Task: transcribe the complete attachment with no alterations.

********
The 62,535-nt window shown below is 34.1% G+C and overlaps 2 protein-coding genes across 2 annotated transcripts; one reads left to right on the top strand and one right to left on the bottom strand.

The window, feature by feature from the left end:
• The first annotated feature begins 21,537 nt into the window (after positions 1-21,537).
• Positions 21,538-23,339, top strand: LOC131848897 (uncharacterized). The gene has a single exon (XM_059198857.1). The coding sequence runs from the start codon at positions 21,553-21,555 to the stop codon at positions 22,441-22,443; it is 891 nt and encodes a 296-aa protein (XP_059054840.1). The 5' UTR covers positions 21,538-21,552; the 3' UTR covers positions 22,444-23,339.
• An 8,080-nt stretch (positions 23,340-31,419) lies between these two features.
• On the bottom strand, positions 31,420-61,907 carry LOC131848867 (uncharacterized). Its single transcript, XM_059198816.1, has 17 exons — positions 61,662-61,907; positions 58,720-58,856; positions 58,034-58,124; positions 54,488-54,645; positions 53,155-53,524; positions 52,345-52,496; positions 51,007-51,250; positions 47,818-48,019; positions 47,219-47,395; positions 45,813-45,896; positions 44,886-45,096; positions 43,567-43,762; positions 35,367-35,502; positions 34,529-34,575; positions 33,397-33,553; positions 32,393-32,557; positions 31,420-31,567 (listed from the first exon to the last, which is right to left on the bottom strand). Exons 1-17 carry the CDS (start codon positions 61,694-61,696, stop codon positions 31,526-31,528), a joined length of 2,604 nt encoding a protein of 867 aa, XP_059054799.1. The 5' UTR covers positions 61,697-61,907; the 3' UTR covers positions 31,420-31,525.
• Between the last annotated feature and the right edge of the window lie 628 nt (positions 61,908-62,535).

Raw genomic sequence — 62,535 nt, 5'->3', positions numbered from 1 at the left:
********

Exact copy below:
The 62,535-nt window shown below is 34.1% G+C and overlaps 2 protein-coding genes across 2 annotated transcripts; one reads left to right on the top strand and one right to left on the bottom strand.

The window, feature by feature from the left end:
• The first annotated feature begins 21,537 nt into the window (after positions 1-21,537).
• Positions 21,538-23,339, top strand: LOC131848897 (uncharacterized). The gene has a single exon (XM_059198857.1). The coding sequence runs from the start codon at positions 21,553-21,555 to the stop codon at positions 22,441-22,443; it is 891 nt and encodes a 296-aa protein (XP_059054840.1). The 5' UTR covers positions 21,538-21,552; the 3' UTR covers positions 22,444-23,339.
• An 8,080-nt stretch (positions 23,340-31,419) lies between these two features.
• On the bottom strand, positions 31,420-61,907 carry LOC131848867 (uncharacterized). Its single transcript, XM_059198816.1, has 17 exons — positions 61,662-61,907; positions 58,720-58,856; positions 58,034-58,124; positions 54,488-54,645; positions 53,155-53,524; positions 52,345-52,496; positions 51,007-51,250; positions 47,818-48,019; positions 47,219-47,395; positions 45,813-45,896; positions 44,886-45,096; positions 43,567-43,762; positions 35,367-35,502; positions 34,529-34,575; positions 33,397-33,553; positions 32,393-32,557; positions 31,420-31,567 (listed from the first exon to the last, which is right to left on the bottom strand). Exons 1-17 carry the CDS (start codon positions 61,694-61,696, stop codon positions 31,526-31,528), a joined length of 2,604 nt encoding a protein of 867 aa, XP_059054799.1. The 5' UTR covers positions 61,697-61,907; the 3' UTR covers positions 31,420-31,525.
• Between the last annotated feature and the right edge of the window lie 628 nt (positions 61,908-62,535).

Raw genomic sequence — 62,535 nt, 5'->3', positions numbered from 1 at the left: